Last month we determined that Shia LaBeouf had taken the crown of celebrity troll king away from James Franco, now Franco is asserting his dominance by commenting on LaBeouf.
In an essay for the New York Times (yes, that hallowed grey lady) Franco wrote an essay sort of defending LaBeouf, arguing that if LaBeouf's actions are part of some large piece of performance art, he's simply trying to reclaim his identity. Whatever you say, James.
Of course, if you're not up to date on the latest of LaBeouf, here's a reminder as to what's been going on. First he was caught plagiarizing Daniel Clowes. Then he started purposefully plagiarizing apologies. Then he set up an art project titled #IAMSORRY.
Franco thinks, if this is all an act, this is great. "Indeed I hope — and, yes, I know that this idea has pretentious or just plain ridiculous overtones — that his actions are intended as a piece of performance art, one in which a young man in a very public profession tries to reclaim his public persona," Franco wrote in the Times. Franco justified this by explaining that a number of actors, including Marlon Brando, Joaquin Phoenix, and, yes, himself have rebelled against the industry they came up in. "Participating in this call and response is a kind of critique, a way to show up the media by allowing their oversize responses to essentially trivial actions to reveal the emptiness of their raison d’être. Believe me, this game of peek-a-boo can be very addictive," Franco said. Translation: trolling the media is fun. Reminder: this is appearing in the New York Times.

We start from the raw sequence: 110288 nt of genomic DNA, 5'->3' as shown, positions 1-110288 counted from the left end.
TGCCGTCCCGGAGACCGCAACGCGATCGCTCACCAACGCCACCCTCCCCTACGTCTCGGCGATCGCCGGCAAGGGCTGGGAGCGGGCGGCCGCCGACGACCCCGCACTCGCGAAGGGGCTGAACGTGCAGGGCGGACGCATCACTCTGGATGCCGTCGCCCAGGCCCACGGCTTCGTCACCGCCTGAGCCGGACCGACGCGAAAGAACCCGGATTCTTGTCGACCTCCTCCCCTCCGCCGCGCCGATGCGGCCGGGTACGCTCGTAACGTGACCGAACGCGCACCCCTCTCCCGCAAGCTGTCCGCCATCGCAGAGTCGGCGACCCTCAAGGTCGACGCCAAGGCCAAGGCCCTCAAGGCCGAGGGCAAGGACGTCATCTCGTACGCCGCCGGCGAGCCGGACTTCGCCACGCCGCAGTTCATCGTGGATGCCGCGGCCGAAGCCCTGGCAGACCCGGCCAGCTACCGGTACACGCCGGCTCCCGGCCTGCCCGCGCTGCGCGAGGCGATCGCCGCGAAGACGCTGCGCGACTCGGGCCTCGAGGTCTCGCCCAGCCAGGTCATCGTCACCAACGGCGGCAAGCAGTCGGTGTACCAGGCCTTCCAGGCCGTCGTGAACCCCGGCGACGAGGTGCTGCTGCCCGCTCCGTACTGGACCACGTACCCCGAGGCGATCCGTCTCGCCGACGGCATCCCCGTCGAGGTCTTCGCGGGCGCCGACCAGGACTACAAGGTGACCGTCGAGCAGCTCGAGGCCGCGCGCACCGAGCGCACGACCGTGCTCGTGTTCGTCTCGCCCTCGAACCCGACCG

But even Franco has his limits, ending his column by hoping that LaBeouf "is careful not to use up all the good will he has gained as an actor in order to show us that he is an artist." This, essentially, is a humblebrag. Franco asserts that he was able to both troll, while maintaining his status as an in demand actor. Franco is troll king. Bow down.
This article is from the archive of our partner The Wire.
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